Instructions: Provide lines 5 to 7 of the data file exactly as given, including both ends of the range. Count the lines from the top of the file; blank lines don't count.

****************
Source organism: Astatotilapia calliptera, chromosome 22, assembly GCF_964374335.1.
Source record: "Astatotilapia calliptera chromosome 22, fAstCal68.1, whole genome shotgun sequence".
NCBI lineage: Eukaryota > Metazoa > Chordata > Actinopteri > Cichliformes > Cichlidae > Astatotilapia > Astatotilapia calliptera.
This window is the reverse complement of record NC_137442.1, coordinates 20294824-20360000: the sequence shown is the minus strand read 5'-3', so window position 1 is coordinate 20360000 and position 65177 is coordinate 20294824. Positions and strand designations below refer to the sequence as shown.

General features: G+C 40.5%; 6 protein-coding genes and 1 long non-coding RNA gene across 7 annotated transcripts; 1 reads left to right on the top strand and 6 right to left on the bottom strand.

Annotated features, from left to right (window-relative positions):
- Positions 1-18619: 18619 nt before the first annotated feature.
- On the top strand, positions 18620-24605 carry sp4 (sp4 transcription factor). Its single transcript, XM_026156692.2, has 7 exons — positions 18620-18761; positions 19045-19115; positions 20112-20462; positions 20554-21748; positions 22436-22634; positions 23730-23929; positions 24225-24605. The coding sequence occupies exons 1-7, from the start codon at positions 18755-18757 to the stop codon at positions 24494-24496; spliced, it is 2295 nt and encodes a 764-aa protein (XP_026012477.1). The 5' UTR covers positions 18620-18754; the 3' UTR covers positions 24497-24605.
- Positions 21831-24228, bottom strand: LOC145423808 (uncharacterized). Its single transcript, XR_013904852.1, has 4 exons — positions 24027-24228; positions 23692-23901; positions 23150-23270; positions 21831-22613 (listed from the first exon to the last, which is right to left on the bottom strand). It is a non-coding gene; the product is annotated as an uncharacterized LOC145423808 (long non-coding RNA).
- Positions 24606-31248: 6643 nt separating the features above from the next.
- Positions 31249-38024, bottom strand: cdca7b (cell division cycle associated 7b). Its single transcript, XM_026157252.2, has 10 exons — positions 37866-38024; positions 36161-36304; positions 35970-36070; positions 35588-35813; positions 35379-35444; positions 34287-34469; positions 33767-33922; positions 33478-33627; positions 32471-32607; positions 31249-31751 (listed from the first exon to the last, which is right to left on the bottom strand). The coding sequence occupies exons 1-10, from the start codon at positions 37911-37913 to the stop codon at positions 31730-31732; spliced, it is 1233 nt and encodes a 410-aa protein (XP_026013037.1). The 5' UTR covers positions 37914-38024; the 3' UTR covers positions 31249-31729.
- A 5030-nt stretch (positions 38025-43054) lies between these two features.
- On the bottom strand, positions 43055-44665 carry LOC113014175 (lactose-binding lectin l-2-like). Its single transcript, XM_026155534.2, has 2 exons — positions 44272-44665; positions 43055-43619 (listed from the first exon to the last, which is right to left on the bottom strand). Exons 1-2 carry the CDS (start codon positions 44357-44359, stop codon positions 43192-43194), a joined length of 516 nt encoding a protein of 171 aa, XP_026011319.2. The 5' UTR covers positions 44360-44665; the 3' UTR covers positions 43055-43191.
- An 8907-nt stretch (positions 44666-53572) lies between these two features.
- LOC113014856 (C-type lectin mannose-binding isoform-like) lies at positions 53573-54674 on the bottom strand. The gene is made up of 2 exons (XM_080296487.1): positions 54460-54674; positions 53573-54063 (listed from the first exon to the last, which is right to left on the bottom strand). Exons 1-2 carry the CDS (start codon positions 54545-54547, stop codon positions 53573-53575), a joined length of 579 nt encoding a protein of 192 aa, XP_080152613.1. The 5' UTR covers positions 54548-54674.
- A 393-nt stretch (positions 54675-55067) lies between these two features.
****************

General features: G+C 40.5%; 6 protein-coding genes and 1 long non-coding RNA gene across 7 annotated transcripts; 1 reads left to right on the top strand and 6 right to left on the bottom strand.

Annotated features, from left to right (window-relative positions):
- Positions 1-18619: 18619 nt before the first annotated feature.